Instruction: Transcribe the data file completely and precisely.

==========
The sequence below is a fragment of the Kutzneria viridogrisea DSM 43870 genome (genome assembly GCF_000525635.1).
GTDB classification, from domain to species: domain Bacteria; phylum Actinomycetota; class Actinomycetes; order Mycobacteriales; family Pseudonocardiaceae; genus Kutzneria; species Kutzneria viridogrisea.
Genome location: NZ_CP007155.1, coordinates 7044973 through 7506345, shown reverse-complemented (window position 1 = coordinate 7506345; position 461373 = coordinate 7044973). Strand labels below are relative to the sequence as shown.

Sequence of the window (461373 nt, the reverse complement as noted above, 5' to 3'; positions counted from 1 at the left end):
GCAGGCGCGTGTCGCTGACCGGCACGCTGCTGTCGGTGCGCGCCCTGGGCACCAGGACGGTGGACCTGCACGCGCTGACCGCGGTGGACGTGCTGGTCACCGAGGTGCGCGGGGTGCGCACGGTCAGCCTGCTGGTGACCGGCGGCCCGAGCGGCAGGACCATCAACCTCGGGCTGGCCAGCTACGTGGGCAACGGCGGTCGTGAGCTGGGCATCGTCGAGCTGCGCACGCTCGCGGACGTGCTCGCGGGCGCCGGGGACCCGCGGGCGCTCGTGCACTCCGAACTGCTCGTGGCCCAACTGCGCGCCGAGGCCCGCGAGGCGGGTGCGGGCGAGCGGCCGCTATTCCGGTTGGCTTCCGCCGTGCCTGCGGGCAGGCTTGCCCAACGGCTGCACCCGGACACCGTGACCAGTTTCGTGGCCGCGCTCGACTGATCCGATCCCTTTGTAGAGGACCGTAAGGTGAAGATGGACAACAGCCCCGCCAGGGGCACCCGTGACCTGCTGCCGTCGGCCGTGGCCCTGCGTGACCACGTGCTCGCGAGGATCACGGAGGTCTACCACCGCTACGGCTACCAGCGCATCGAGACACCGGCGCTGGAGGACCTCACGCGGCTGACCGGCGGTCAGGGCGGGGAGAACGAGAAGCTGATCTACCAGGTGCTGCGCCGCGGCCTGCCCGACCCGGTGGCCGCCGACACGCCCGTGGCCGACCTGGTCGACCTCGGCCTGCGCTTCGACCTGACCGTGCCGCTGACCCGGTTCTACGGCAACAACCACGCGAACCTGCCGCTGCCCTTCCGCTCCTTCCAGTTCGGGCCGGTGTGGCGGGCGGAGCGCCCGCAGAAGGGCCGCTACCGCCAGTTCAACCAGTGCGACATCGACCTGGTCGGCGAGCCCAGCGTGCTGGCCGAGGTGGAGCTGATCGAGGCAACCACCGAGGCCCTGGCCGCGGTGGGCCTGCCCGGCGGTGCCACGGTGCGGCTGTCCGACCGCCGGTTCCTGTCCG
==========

The sequence below is a fragment of the Kutzneria viridogrisea DSM 43870 genome (genome assembly GCF_000525635.1).
GTDB classification, from domain to species: domain Bacteria; phylum Actinomycetota; class Actinomycetes; order Mycobacteriales; family Pseudonocardiaceae; genus Kutzneria; species Kutzneria viridogrisea.
Genome location: NZ_CP007155.1, coordinates 7044973 through 7506345, shown reverse-complemented (window position 1 = coordinate 7506345; position 461373 = coordinate 7044973). Strand labels below are relative to the sequence as shown.

Sequence of the window (461373 nt, the reverse complement as noted above, 5' to 3'; positions counted from 1 at the left end):
GCAGGCGCGTGTCGCTGACCGGCACGCTGCTGTCGGTGCGCGCCCTGGGCACCAGGACGGTGGACCTGCACGCGCTGACCGCGGTGGACGTGCTGGTCACCGAGGTGCGCGGGGTGCGCACGGTCAGCCTGCTGGTGACCGGCGGCCCGAGCGGCAGGACCATCAACCTCGGGCTGGCCAGCTACGTGGGCAACGGCGGTCGTGAGCTGGGCATCGTCGAGCTGCGCACGCTCGCGGACGTGCTCGCGGGCGCCGGGGACCCGCGGGCGCTCGTGCACTCCGAACTGCTCGTGGCCCAACTGCGCGCCGAGGCCCGCGAGGCGGGTGCGGGCGAGCGGCCGCTATTCCGGTTGGCTTCCGCCGTGCCTGCGGGCAGGCTTGCCCAACGGCTGCACCCGGACACCGTGACCAGTTTCGTGGCCGCGCTCGACTGATCCGATCCCTTTGTAGAGGACCGTAAGGTGAAGATGGACAACAGCCCCGCCAGGGGCACCCGTGACCTGCTGCCGTCGGCCGTGGCCCTGCGTGACCACGTGCTCGCGAGGATCACGGAGGTCTACCACCGCTACGGCTACCAGCGCATCGAGACACCGGCGCTGGAGGACCTCACGCGGCTGACCGGCGGTCAGGGCGGGGAGAACGAGAAGCTGATCTACCAGGTGCTGCGCCGCGGCCTGCCCGACCCGGTGGCCGCCGACACGCCCGTGGCCGACCTGGTCGACCTCGGCCTGCGCTTCGACCTGACCGTGCCGCTGACCCGGTTCTACGGCAACAACCACGCGAACCTGCCGCTGCCCTTCCGCTCCTTCCAGTTCGGGCCGGTGTGGCGGGCGGAGCGCCCGCAGAAGGGCCGCTACCGCCAGTTCAACCAGTGCGACATCGACCTGGTCGGCGAGCCCAGCGTGCTGGCCGAGGTGGAGCTGATCGAGGCAACCACCGAGGCCCTGGCCGCGGTGGGCCTGCCCGGCGGTGCCACGGTGCGGCTGTCCGACCGCCGGTTCCTGTCCG